Wednesday, June 22, 2016

Honored Allies Wednesday: Edward C. Charlton (United Kingdom)

           Edward Colquhoun Charlton

"In Germany on the morning of 21ist April,1945,Guardsman Charlton was co-driver in one tank of a troop which,with a platoon of infantry, seized the village of Wistedt.  Shortly afterwards,the enemy attacked this position undercover of an artillery concentration and in great strength, comprising, as it later transpired,a battalion of the15 Panzer Grenadiers supported by six self-propelled guns.  All the tanks, including Guardsman Charlton's, were hit; the infantry were hard pressed and in danger of being over-run. Whereupon, entirely on his own initiative, Guardsman Charlton decided to counterattack the enemy.   Quickly recovering the Browning from his damaged tank,he advanced up the road in full view of the enemy, firing the Browning from his hip.  Such was the boldness of his attack and the intensity of his  fire that he halted the leading enemy company, inflicting heavy casualties on them.  This effort at the same time brought much needed relief to our own infantry.  For ten minutes Guardsman Charlton fired in this manner, until wounded in the left arm.  Immediately, despite intense enemy fire, he mounted his machine gun on a nearby fence, which he used to support his wounded left arm.  He stood firing thus for a further ten minutes until he was again hit in the left arm which fell away shattered and useless.  Although twice wounded and suffering from loss of blood, Guardsman Charlton again lifted his machine gun on to the fence, now having only one arm with which to fire and reload.  Nevertheless, he still continued to inflict casualties on the enemy, until finally; he was hit for the third time and collapsed.  He died later of his wounds in enemy hands.  The heroism and determination of this Guardsman in his self-imposed task were beyond all praise.  Even his German captors were amazed at his valour.  Guardsman Charlton's courageous and self-sacrificing action not only inflicted extremely heavy casualties on the enemy and retrieved his comrades from a desperate situation, but also enabled the position to be speedily recaptured."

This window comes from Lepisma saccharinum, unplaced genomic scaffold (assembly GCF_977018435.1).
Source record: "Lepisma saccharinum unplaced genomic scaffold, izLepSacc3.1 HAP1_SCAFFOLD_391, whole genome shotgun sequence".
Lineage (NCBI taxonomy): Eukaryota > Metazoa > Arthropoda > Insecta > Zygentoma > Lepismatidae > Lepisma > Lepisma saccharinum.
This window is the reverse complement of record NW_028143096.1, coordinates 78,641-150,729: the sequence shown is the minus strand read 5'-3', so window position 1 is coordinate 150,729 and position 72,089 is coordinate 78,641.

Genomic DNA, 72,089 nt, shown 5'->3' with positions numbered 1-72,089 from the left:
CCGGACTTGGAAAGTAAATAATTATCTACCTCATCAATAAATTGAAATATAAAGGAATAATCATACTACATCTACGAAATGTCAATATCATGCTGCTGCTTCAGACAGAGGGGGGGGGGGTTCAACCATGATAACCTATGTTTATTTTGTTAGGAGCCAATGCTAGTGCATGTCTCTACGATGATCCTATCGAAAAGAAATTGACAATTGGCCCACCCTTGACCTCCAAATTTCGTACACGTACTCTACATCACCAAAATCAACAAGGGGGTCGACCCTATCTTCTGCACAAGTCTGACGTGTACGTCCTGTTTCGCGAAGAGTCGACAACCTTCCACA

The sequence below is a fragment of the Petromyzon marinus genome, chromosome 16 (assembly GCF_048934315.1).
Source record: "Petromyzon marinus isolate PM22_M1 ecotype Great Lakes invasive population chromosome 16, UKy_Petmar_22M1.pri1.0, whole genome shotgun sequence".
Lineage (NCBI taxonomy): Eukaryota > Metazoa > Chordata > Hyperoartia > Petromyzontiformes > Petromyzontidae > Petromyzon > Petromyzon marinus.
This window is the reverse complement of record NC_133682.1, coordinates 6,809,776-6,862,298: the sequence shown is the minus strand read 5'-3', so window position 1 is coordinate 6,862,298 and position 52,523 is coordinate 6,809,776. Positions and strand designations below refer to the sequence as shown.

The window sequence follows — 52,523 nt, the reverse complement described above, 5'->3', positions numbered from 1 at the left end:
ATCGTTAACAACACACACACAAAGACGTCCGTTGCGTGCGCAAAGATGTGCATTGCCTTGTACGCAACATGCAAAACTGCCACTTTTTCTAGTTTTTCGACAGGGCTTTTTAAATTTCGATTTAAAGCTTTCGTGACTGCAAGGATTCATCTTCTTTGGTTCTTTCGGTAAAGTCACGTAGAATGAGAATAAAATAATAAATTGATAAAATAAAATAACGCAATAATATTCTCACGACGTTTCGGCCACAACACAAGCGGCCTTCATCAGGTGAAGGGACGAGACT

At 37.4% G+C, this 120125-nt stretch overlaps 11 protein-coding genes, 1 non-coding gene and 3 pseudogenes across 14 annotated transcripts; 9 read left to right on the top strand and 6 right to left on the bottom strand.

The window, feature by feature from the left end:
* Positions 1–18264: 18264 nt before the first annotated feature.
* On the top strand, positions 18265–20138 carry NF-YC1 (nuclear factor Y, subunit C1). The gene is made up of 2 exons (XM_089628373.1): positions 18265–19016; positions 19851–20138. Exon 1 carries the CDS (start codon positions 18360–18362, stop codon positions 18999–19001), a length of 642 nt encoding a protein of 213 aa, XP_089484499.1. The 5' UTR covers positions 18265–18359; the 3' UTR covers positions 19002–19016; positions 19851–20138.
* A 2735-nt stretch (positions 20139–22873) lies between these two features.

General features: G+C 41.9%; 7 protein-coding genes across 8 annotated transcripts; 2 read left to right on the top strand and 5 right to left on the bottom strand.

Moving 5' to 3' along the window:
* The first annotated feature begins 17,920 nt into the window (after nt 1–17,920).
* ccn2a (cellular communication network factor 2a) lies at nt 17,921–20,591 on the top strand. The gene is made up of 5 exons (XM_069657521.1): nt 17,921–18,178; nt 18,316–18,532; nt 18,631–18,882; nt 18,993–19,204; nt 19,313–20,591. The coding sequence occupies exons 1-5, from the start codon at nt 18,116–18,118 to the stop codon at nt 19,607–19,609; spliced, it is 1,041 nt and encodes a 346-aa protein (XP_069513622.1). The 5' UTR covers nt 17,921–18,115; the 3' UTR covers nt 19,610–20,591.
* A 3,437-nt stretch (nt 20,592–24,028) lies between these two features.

From Guardsman Charlton's Victoria Cross citation, awarded on May 2, 1946.

Thank you for your service and may you be at peace,

1 comment:

  1. Touching story. Very nice read, it's always moving hearing real stories of those that have been through wars. Thanks for this blog!